ZV: I had developed Program Logic before, but only for existing programs. So I was reasonably familiar with how they look and what's in them - that 'pipeline diagram' format. But the TOC work was more detailed than we had done in the past. The level of depth around the outcomes chains and the way they link together was new.

We worked as a team, and across the five of us our experience varied quite a bit. A couple of the team had some knowledge about program theory, and a couple of them had not been through a process like this at all.

KR: So how did you go about developing the TOC? What was the process like, and how was the experience for you and the team?

ZV: There were a few really good things about it. There was a strong sense of collaboration around the process - having all the YHI team members involved, and not having all our ideas set, it was iterative and collaborative for us as a team and that was really useful. The team found the process very comfortable, they could 'think out loud' together.

I found it a very logical process. It was quite clearly stepped out, and it didn't feel rushed. First we had a couple of facilitated workshops with Lirata to identify the long-term impacts we wanted to achieve, and then map the series of activities and inter-connected outcomes that were needed to deliver them. Then over the following weeks we reviewed and refined 3 or 4 drafts of the TOC before we felt it was pretty well bedded down.

Because the TOC was so detailed, I felt like we really got down into the heart of what we were trying to achieve. Away from those 'broad statements' we often fall back on, and into the details of what sat behind it - how the initiative would work and where it needed more thinking. Sometimes in the past, with Program Logic for instance, you might have a 2-hour workshop and then it's just kind of done. You don't feel like you really get to the heart of things. Having the time felt like quite a luxury! We had the big 3-hour workshops, plus small meetings in between to discuss and refine and update the workshop outputs together.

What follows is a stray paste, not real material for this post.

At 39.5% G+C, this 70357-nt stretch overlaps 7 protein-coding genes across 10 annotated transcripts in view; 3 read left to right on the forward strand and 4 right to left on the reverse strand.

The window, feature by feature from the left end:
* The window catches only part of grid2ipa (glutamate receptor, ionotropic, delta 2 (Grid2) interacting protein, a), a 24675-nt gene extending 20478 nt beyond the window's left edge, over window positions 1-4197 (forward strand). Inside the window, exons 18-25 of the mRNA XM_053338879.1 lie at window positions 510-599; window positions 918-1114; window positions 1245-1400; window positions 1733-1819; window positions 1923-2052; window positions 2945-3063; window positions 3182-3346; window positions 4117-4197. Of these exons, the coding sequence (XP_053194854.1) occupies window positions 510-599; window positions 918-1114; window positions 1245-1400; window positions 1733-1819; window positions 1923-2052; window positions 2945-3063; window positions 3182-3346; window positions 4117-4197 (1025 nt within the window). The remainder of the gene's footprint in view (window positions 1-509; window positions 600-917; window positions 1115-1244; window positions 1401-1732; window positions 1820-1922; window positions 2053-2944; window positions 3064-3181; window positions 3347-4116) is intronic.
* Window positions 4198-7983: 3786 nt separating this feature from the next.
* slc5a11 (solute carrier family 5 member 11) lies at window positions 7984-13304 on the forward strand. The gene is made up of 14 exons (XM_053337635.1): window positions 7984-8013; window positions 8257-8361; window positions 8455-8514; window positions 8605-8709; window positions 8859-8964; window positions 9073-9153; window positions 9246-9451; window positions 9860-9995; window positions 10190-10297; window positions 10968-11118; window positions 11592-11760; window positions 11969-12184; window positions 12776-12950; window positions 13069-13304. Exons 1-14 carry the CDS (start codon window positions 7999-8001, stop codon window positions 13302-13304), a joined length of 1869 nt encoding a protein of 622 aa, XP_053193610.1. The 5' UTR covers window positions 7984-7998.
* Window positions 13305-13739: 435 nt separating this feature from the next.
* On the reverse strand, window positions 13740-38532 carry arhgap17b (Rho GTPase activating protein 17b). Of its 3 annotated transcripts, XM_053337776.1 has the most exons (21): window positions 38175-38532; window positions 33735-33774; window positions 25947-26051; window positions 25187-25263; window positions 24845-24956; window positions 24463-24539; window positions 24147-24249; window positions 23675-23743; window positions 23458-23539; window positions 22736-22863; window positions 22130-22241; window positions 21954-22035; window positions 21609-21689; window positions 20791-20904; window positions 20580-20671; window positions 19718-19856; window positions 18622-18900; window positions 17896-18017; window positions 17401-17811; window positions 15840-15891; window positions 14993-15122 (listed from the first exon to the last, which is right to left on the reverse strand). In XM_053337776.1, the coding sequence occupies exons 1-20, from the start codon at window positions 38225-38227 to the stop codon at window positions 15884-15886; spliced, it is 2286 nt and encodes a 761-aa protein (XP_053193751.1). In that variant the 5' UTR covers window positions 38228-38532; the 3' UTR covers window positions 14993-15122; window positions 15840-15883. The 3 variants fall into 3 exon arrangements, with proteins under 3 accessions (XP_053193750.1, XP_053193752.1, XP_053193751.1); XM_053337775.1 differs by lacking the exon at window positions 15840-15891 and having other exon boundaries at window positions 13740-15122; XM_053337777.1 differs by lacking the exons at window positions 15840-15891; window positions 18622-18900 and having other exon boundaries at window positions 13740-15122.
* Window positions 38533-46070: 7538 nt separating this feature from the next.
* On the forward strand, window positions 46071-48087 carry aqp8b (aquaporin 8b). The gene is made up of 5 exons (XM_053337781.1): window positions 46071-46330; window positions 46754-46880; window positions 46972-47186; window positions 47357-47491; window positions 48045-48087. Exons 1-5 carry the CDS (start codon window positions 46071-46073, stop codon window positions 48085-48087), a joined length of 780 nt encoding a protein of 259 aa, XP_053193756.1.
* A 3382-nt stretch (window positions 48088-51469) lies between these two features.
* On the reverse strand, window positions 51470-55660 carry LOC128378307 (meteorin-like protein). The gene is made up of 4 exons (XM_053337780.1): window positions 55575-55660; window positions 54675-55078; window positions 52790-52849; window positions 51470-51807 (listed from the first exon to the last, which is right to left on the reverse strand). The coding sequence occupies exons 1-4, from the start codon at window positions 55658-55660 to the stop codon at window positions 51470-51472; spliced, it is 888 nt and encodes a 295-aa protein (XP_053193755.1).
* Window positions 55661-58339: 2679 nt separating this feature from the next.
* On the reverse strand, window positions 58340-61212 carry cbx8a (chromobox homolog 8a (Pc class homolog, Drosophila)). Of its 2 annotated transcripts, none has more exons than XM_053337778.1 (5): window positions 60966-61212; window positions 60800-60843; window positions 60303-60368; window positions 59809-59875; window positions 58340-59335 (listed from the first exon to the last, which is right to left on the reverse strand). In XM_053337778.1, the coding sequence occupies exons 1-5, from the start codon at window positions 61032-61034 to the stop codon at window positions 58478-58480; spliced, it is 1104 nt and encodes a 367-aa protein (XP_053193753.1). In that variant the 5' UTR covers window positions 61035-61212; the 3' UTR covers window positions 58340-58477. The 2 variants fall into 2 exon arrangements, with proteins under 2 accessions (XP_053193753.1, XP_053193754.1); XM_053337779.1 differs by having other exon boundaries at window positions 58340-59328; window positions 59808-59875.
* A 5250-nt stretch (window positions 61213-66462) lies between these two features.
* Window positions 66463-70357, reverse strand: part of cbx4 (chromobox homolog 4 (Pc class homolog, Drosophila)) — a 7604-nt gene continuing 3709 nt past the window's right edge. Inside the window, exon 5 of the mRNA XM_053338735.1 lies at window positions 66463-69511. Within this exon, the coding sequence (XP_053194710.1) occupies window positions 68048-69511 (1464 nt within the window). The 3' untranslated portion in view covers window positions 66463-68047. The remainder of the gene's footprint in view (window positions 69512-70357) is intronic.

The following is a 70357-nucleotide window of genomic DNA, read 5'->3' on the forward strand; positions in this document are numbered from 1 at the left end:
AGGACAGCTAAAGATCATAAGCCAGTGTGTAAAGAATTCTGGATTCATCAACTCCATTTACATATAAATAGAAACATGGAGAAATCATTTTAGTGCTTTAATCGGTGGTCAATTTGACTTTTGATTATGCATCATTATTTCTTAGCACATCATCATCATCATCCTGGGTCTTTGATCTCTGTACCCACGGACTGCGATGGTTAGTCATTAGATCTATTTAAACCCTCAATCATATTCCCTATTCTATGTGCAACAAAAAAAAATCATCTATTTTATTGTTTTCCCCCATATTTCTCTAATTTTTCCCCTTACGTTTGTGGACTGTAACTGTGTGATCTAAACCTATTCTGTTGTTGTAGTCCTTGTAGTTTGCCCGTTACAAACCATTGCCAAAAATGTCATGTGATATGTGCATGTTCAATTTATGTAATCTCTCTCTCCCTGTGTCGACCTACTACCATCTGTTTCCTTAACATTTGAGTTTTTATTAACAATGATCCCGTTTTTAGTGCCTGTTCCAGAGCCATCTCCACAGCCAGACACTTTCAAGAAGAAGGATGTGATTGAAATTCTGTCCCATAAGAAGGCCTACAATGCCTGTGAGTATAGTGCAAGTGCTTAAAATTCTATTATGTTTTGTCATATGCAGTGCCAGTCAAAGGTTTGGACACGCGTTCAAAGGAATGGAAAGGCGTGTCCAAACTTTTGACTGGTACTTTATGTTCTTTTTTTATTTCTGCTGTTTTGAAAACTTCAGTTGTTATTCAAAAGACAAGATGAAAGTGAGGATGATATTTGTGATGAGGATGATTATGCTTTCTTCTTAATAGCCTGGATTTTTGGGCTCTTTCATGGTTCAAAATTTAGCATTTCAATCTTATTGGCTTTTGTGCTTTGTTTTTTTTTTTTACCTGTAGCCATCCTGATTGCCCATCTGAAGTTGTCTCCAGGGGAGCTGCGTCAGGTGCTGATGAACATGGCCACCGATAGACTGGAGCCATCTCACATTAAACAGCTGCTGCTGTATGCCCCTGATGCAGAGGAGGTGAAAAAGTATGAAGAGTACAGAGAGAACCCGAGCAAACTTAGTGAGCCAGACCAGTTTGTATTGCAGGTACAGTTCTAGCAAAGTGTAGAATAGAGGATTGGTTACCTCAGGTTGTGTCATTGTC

Having a facilitator was very useful, someone to do that drafting and follow-up work in between workshops. It's great to sit in those sessions and have the discussion and thinking, but if you don't have anyone to capture that properly, refine it in between meetings, and follow up with the team on what needs to be done, it doesn't get anywhere.

I felt like we really got down into the heart of what we were trying to achieve. Away from those 'broad statements' we often fall back on, and into the details of what sat behind it - how the initiative would work and where it needed more thinking.

KR: What were the benefits of the TOC process? How did it help you with the design and planning of the YHI?

ZV: It was really useful, actually!

It was particularly helpful to do the TOC at a time when the program wasn't set in stone - we could play around with it and think about what might be the best way to do things. We had the bones of the model before we went through the process, but what it made us do was really think about every aspect of it. And we certainly did adjust it as we went along.

Particularly the housing component - we started off with a pretty standard rental model, and by the end we had a 'no rental' model! The TOC process made us think this through and try to justify that part of the model - but we found that we just couldn't! So we had to change it. To be able to get to the outcomes we were hoping to achieve, it had to be designed a bit differently.

Another benefit is that it enabled us to identify the key elements of the YHI that are really different from other youth housing and homelessness programs, and to articulate those points of difference much better. We have used the high level information from our TOC and Program Logic in the business case to the Board. It's helped us explain more clearly what the program is and what it is going to achieve, and the things that must be included to make sure it succeeds.